Spring Lawn Care

Spring Lawn Care
Spring Lawn Care - Time for Cleanup

Spring has sprung! The snow is gone, the birds are singing, and before you know it, your grass is going to start growing. Spring is the perfect time to give your lawn some TLC, in order to ensure a healthy lawn throughout the entire growing season.

Rake, Rake, Rake

The first thing to do to your lawn in the spring is give it a good raking. Raking takes care of any leaves leftover from fall, but more importantly it works to remove thatch (and get your heart pumping as well). Thatch build-up of more than half an inch is too much.

Raking is the best way to get rid of snow mold, a turf condition left behind after the snow melts.

Raking also breaks up clumps of grass that may be stuck together by a fungus called snow mold. New grass shoots have trouble getting through both thick thatch and patches matted by snow mold; a good deep raking eliminates both problems.

Check for Compaction

If your lawn gets lots of traffic, it can suffer from compaction, and slowly decline in health. Moss is a good sign of compacted soil. Lawn aeration is the solution to compaction. By pulling out cores of soil, aerating allows for water, oxygen, and sunlight to penetrate into the ground where the roots are, encouraging healthy growth. Aerators can be rented from rental centers or hardware stores. Going in on a rental with neighbors is a great way to keep costs down. Most lawn care services also offer aeration services. Be sure to check out Lawn Aeration for more details.


Moss can also be a sign that your lawn is too acidic. Grass thrives in a neutral pH. Having your soil tested by a county extension can identify your lawn's pH. Adding powdered lime (a natural stone product) will help adjust the pH. Too much can be bad, as a soil that is too alkaline causes issues as well. Apply only what is needed.


Lawns suffering from bare spots can benefit from overseeding. Applying new grass seed to your lawn with a slow-release nitrogen fertilizer will revitalize your lawn with thicker turf.

While overseeding can be done in spring, it more commonly is done in the fall so the new grass doesn't have to compete with crabgrass.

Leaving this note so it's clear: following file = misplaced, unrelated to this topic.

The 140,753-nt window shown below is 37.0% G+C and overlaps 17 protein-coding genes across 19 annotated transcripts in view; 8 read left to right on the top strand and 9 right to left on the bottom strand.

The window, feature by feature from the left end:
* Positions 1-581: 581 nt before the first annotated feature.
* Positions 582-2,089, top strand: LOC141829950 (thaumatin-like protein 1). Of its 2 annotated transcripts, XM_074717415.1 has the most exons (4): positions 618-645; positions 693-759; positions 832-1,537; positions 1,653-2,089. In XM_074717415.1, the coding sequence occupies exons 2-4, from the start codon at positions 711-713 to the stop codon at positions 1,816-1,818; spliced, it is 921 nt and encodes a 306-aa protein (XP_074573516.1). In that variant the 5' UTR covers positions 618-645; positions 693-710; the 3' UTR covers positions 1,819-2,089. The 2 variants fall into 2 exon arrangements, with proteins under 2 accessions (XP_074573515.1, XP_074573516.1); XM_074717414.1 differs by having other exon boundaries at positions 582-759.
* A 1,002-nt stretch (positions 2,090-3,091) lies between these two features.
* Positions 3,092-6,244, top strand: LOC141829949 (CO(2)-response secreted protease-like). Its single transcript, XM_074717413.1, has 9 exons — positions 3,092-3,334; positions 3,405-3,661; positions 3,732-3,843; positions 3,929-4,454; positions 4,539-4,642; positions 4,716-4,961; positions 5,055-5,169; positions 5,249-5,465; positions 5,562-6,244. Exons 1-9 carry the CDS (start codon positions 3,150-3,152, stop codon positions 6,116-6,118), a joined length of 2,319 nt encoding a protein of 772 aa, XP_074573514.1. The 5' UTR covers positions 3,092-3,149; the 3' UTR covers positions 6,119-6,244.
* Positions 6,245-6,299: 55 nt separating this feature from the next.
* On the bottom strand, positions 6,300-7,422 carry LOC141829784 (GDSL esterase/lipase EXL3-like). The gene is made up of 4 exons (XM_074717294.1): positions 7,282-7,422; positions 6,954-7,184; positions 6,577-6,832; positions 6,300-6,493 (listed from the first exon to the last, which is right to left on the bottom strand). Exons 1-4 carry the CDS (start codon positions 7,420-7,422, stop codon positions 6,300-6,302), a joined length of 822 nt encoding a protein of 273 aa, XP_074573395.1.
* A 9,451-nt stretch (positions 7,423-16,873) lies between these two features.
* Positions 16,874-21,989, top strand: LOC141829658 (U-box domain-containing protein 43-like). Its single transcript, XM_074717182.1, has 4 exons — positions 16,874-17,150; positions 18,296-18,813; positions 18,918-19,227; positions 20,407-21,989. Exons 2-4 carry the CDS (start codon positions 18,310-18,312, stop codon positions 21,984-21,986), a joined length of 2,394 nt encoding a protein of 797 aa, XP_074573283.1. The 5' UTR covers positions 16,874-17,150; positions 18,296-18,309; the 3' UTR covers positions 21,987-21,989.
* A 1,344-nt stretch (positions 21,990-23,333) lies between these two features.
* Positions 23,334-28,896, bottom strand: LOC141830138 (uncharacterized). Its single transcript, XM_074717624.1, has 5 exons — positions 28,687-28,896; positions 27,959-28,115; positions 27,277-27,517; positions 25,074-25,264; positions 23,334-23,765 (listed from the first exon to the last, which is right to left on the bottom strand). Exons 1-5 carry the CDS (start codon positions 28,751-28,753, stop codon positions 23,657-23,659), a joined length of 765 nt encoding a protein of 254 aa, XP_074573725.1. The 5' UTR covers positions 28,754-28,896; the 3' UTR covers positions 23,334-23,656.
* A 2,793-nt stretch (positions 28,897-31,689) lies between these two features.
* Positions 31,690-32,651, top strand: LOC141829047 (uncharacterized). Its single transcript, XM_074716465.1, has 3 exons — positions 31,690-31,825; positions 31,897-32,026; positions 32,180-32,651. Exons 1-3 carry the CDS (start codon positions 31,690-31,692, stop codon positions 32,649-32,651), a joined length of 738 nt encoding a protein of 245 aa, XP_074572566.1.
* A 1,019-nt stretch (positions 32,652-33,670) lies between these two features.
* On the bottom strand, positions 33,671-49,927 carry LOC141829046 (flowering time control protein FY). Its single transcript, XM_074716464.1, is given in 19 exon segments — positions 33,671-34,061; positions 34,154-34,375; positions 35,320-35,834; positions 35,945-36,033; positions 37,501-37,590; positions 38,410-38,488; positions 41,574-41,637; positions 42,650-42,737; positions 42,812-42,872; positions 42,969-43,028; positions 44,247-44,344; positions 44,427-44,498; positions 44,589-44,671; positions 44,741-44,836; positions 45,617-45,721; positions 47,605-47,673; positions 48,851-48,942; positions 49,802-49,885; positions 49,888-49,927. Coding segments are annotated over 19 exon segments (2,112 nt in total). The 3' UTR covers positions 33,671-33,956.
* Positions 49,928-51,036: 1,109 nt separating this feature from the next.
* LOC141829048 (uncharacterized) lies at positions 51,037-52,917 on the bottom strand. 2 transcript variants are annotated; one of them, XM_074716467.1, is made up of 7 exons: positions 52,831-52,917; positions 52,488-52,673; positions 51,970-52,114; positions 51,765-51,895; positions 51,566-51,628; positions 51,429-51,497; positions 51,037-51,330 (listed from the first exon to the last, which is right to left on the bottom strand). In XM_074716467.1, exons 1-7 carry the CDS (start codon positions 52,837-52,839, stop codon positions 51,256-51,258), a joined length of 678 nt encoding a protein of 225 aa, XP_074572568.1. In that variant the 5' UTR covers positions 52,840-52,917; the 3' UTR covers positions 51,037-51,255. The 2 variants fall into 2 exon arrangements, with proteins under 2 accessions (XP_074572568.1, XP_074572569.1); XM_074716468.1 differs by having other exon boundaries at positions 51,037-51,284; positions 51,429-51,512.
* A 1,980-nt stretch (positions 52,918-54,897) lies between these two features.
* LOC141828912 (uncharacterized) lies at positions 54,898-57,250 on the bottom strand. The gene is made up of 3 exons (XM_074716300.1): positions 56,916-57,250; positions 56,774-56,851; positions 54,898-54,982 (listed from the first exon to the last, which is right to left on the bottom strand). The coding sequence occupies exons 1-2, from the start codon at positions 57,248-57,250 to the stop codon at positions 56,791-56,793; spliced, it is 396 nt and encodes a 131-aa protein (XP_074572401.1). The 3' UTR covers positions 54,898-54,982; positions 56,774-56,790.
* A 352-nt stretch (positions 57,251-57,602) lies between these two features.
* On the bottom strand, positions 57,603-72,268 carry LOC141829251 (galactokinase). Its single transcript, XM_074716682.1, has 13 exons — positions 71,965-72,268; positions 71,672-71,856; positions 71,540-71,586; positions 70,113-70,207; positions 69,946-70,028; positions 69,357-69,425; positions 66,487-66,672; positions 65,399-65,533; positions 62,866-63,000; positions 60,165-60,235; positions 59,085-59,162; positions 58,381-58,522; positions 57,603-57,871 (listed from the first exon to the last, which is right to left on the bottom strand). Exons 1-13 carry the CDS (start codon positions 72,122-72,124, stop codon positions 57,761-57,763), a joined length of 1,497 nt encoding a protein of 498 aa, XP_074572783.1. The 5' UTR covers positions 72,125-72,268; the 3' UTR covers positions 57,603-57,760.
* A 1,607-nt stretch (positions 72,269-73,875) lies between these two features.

Adding nutrients to your lawn in the spring really gets the turf off to a great start, and will help it better deal with the stresses of the hot summer months. Most commercial fertilizers contain toxic, petroleum-based fertilizers; applying natural fertilizers is a much healthier way to care for your lawn. Click here: Organic Lawn Fertilizer


Spring is the time to add product to your lawn to control emergent weeds and crabgrass. If you choose to apply a herbicide or crabgrass preventer, now is the time to do it. Choose an organic form of pesticide to avoid harmful chemicals. Check out Organic Pest Control. You can also simply focus on building a healthy lawn naturally. A thick turf will naturally be more resistant to weed infiltration. Pulling weeds by hand is also a great form of exercise that some find to be an enjoyable task.

Lawn Mower Tune-Up

Spring is the time to give the lawn mower a tune-up. Gas-powered mowers are a huge source of air pollution, but keeping them in good working condition will minimize emissions. Change the oil, replace the spark plug and air filters, and use fresh gasoline, and you'll be good to go. A well-tuned mower will start easily and run hassle-free all season long. Don't forget to replace the blade or get it sharpened; dull blades damage grass by cutting the blades poorly, instead of a nice clean cut.

If you've got a reasonable small yard, you can mow it easily and pollution-free with a reel mower that doesn't have an engine. New designs are easy to push and do a remarkable job.

Depending on your outlook, lawn care can either be a rewarding activity or a chore; either way, taking the time to get your lawn more prepared for the growing season in the spring will make it as painless as possible, and keep your lawn thick, healthy, and green.

For more lawn care information, click here: Lawn Grass

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